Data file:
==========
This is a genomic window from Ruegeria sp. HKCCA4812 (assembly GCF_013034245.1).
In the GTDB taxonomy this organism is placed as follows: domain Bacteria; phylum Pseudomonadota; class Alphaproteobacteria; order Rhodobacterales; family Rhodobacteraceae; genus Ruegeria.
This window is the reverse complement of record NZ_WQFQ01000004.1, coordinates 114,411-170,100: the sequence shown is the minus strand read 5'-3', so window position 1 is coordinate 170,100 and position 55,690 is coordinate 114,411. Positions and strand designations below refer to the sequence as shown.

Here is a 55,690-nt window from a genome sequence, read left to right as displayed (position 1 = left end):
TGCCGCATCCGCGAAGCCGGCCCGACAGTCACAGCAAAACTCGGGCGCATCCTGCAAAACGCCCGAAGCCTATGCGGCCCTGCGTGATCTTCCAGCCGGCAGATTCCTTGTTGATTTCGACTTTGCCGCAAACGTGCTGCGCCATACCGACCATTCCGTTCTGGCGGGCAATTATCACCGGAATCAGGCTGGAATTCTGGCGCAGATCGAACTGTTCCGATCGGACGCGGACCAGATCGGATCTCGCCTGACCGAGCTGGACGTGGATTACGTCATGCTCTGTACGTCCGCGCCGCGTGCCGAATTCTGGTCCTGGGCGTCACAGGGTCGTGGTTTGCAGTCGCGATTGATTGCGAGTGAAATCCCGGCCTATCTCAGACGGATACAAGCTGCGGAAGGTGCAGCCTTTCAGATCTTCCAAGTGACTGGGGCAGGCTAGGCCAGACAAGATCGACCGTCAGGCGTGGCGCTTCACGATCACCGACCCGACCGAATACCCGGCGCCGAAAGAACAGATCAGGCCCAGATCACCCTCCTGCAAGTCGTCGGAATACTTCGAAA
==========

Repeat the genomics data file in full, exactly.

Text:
This is a genomic window from Ruegeria sp. HKCCA4812 (assembly GCF_013034245.1).
In the GTDB taxonomy this organism is placed as follows: domain Bacteria; phylum Pseudomonadota; class Alphaproteobacteria; order Rhodobacterales; family Rhodobacteraceae; genus Ruegeria.
This window is the reverse complement of record NZ_WQFQ01000004.1, coordinates 114,411-170,100: the sequence shown is the minus strand read 5'-3', so window position 1 is coordinate 170,100 and position 55,690 is coordinate 114,411. Positions and strand designations below refer to the sequence as shown.

Here is a 55,690-nt window from a genome sequence, read left to right as displayed (position 1 = left end):
TGCCGCATCCGCGAAGCCGGCCCGACAGTCACAGCAAAACTCGGGCGCATCCTGCAAAACGCCCGAAGCCTATGCGGCCCTGCGTGATCTTCCAGCCGGCAGATTCCTTGTTGATTTCGACTTTGCCGCAAACGTGCTGCGCCATACCGACCATTCCGTTCTGGCGGGCAATTATCACCGGAATCAGGCTGGAATTCTGGCGCAGATCGAACTGTTCCGATCGGACGCGGACCAGATCGGATCTCGCCTGACCGAGCTGGACGTGGATTACGTCATGCTCTGTACGTCCGCGCCGCGTGCCGAATTCTGGTCCTGGGCGTCACAGGGTCGTGGTTTGCAGTCGCGATTGATTGCGAGTGAAATCCCGGCCTATCTCAGACGGATACAAGCTGCGGAAGGTGCAGCCTTTCAGATCTTCCAAGTGACTGGGGCAGGCTAGGCCAGACAAGATCGACCGTCAGGCGTGGCGCTTCACGATCACCGACCCGACCGAATACCCGGCGCCGAAAGAACAGATCAGGCCCAGATCACCCTCCTGCAAGTCGTCGGAATACTTCGAAA